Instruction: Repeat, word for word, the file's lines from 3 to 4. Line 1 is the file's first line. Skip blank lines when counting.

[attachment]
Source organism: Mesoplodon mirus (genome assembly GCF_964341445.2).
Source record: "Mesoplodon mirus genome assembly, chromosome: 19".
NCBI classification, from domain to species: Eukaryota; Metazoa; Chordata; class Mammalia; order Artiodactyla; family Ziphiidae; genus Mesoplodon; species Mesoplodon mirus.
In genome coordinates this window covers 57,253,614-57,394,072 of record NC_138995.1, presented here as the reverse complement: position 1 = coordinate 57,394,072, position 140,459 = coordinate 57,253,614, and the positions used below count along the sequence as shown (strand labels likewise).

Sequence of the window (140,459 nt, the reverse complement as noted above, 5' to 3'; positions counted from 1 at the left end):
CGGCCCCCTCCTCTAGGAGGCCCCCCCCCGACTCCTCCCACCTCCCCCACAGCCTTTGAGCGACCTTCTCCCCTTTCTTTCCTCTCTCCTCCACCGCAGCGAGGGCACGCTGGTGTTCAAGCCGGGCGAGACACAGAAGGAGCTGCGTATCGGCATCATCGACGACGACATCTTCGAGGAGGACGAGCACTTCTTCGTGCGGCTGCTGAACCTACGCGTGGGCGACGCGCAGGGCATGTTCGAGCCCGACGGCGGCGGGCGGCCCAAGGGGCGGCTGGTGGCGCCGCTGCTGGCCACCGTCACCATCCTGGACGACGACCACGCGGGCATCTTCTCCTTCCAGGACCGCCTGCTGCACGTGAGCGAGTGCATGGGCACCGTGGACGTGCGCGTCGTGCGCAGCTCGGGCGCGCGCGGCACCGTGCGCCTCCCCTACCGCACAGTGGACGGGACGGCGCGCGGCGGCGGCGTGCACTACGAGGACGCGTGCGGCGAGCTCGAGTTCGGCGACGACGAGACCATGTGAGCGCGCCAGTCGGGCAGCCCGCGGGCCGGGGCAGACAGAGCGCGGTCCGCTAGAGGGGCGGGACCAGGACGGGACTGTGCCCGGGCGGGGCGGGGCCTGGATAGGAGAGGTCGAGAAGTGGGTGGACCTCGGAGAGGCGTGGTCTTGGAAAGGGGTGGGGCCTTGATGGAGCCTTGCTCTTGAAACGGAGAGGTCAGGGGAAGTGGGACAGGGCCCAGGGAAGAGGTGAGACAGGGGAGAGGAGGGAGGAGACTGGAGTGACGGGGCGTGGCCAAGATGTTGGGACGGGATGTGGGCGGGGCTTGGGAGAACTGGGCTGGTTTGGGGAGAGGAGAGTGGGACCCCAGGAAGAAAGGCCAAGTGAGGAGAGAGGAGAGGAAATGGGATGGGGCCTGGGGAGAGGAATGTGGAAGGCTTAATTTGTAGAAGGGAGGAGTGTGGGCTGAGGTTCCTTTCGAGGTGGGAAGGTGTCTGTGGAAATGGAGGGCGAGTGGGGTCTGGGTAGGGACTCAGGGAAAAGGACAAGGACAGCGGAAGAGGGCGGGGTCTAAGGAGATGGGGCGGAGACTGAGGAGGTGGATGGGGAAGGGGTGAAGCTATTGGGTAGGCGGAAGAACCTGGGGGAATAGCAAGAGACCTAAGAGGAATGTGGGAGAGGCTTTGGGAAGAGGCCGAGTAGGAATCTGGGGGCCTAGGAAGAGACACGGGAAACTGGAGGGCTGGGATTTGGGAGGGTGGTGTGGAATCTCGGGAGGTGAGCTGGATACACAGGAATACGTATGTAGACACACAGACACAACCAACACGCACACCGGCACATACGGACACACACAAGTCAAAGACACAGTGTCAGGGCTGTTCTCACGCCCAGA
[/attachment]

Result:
NCBI classification, from domain to species: Eukaryota; Metazoa; Chordata; class Mammalia; order Artiodactyla; family Ziphiidae; genus Mesoplodon; species Mesoplodon mirus.
In genome coordinates this window covers 57,253,614-57,394,072 of record NC_138995.1, presented here as the reverse complement: position 1 = coordinate 57,394,072, position 140,459 = coordinate 57,253,614, and the positions used below count along the sequence as shown (strand labels likewise).